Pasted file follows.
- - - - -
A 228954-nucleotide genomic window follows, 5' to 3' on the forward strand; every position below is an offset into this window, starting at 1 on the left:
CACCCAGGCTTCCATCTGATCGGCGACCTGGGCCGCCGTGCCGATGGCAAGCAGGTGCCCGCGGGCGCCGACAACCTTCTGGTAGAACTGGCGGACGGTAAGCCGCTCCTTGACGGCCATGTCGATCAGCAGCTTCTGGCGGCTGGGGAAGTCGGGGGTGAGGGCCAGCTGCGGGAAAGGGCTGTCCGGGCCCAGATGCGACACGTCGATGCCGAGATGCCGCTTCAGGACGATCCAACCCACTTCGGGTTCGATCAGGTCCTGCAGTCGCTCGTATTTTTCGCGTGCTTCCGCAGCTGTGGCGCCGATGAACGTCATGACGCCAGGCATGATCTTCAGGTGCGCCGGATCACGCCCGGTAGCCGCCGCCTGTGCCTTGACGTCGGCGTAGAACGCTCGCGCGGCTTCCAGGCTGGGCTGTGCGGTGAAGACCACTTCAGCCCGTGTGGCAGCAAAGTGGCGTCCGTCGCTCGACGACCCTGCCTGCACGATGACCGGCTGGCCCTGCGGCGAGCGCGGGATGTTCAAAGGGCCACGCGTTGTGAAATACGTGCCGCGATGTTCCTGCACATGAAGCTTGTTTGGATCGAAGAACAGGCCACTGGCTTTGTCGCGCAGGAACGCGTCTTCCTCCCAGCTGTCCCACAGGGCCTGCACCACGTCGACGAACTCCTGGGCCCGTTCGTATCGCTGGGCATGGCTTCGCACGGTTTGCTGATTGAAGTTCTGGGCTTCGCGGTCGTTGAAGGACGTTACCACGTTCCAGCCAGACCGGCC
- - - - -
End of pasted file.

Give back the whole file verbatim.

A 228954-nucleotide genomic window follows, 5' to 3' on the forward strand; every position below is an offset into this window, starting at 1 on the left:
CACCCAGGCTTCCATCTGATCGGCGACCTGGGCCGCCGTGCCGATGGCAAGCAGGTGCCCGCGGGCGCCGACAACCTTCTGGTAGAACTGGCGGACGGTAAGCCGCTCCTTGACGGCCATGTCGATCAGCAGCTTCTGGCGGCTGGGGAAGTCGGGGGTGAGGGCCAGCTGCGGGAAAGGGCTGTCCGGGCCCAGATGCGACACGTCGATGCCGAGATGCCGCTTCAGGACGATCCAACCCACTTCGGGTTCGATCAGGTCCTGCAGTCGCTCGTATTTTTCGCGTGCTTCCGCAGCTGTGGCGCCGATGAACGTCATGACGCCAGGCATGATCTTCAGGTGCGCCGGATCACGCCCGGTAGCCGCCGCCTGTGCCTTGACGTCGGCGTAGAACGCTCGCGCGGCTTCCAGGCTGGGCTGTGCGGTGAAGACCACTTCAGCCCGTGTGGCAGCAAAGTGGCGTCCGTCGCTCGACGACCCTGCCTGCACGATGACCGGCTGGCCCTGCGGCGAGCGCGGGATGTTCAAAGGGCCACGCGTTGTGAAATACGTGCCGCGATGTTCCTGCACATGAAGCTTGTTTGGATCGAAGAACAGGCCACTGGCTTTGTCGCGCAGGAACGCGTCTTCCTCCCAGCTGTCCCACAGGGCCTGCACCACGTCGACGAACTCCTGGGCCCGTTCGTATCGCTGGGCATGGCTTCGCACGGTTTGCTGATTGAAGTTCTGGGCTTCGCGGTCGTTGAAGGACGTTACCACGTTCCAGCCAGACCGGCC